The job market was breaking records before the pandemic hit, the economy came to a screeching halt, and millions of Americans were furloughed or laid off. Then, as the economy began to recover, many employees went back to work - but some didn't. Now, Americans are quitting their jobs at record rates.
It’s likely that labor supply issues will persist for the long term. Over the next 10 years, because of changes in the population, the U.S. workforce is only expected to grow slightly—0.7%—while the demand will increase.
Given this dynamic, employers should approach this challenge as a marathon – not a sprint. Responses should be multi-faceted and multi-year to ensure you are meeting the challenges of tomorrow, not just today. In the near-term, this starts with addressing the supply of talent – how to create a better value proposition to attract new workers and retain existing ones. What worked in 2019 won’t work in 2022 – COVID has fundamentally re-shifted worker’s expectations at work.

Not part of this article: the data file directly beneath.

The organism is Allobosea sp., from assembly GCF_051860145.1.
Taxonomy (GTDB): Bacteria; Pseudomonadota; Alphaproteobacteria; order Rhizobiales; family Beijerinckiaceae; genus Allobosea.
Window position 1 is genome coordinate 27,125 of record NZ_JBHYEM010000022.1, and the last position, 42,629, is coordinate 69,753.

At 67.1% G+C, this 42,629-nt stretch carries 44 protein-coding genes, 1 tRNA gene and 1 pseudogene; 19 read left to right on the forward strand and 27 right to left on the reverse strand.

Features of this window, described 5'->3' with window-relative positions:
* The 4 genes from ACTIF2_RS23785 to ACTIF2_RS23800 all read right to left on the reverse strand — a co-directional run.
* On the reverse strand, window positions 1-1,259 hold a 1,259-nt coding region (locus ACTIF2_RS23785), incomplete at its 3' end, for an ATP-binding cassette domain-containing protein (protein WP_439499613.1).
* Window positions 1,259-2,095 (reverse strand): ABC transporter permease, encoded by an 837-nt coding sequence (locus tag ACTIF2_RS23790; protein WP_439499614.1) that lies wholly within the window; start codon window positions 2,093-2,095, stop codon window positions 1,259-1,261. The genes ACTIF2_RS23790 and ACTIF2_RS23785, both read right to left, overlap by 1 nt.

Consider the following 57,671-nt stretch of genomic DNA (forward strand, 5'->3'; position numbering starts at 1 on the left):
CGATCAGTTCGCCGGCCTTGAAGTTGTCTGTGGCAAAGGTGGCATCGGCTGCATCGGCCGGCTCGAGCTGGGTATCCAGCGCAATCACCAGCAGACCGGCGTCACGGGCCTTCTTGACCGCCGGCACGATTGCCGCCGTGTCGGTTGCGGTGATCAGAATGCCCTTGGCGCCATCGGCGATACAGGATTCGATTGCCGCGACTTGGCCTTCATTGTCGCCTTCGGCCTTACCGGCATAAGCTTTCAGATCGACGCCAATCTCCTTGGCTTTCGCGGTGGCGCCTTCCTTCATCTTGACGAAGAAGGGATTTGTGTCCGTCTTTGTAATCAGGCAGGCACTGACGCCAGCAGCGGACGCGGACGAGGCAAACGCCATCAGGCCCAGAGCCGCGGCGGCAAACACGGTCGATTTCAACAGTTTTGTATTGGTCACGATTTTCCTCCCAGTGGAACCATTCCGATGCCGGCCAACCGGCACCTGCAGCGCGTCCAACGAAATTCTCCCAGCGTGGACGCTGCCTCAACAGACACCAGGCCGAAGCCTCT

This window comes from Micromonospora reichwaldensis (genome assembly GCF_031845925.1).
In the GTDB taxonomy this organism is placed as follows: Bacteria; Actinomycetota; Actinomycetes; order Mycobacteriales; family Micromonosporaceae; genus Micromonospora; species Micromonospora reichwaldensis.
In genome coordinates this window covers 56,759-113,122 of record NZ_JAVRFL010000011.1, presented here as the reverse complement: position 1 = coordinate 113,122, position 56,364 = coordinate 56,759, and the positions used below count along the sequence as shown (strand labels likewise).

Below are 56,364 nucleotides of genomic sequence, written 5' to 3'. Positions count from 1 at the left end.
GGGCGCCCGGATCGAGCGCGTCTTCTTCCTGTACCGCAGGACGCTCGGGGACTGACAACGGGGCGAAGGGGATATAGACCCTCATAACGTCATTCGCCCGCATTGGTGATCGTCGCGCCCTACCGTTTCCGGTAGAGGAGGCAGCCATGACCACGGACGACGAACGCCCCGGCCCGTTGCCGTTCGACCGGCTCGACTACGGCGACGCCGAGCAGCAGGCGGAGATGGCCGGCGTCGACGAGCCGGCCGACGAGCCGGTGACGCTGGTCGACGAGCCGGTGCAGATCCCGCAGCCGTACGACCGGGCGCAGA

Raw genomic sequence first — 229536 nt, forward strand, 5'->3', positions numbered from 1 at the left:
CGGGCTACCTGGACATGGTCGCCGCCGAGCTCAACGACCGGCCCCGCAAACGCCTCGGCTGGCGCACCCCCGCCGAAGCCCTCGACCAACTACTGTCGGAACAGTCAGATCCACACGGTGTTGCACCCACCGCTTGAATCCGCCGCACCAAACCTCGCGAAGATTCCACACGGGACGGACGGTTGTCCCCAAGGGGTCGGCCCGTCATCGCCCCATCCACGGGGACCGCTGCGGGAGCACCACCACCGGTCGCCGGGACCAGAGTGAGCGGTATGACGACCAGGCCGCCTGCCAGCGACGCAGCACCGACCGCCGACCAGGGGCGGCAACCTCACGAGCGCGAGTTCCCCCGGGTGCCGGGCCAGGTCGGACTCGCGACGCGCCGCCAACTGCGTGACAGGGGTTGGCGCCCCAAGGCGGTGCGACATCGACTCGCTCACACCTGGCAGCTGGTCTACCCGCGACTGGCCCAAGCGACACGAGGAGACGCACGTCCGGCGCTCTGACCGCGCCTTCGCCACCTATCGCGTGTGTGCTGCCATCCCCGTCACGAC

A reset in the value proposition may not suffice – employers must also think differently about how they can source new workers. Strategic workforce plans examining talent pipelines will be critical – and alternative sourcing strategies based on skill adjacencies can help. The supply of talent will only go so far, however, and thus employers must examine how they can reconstitute demand of their talent. Effective work design can help you get more from the talent you have.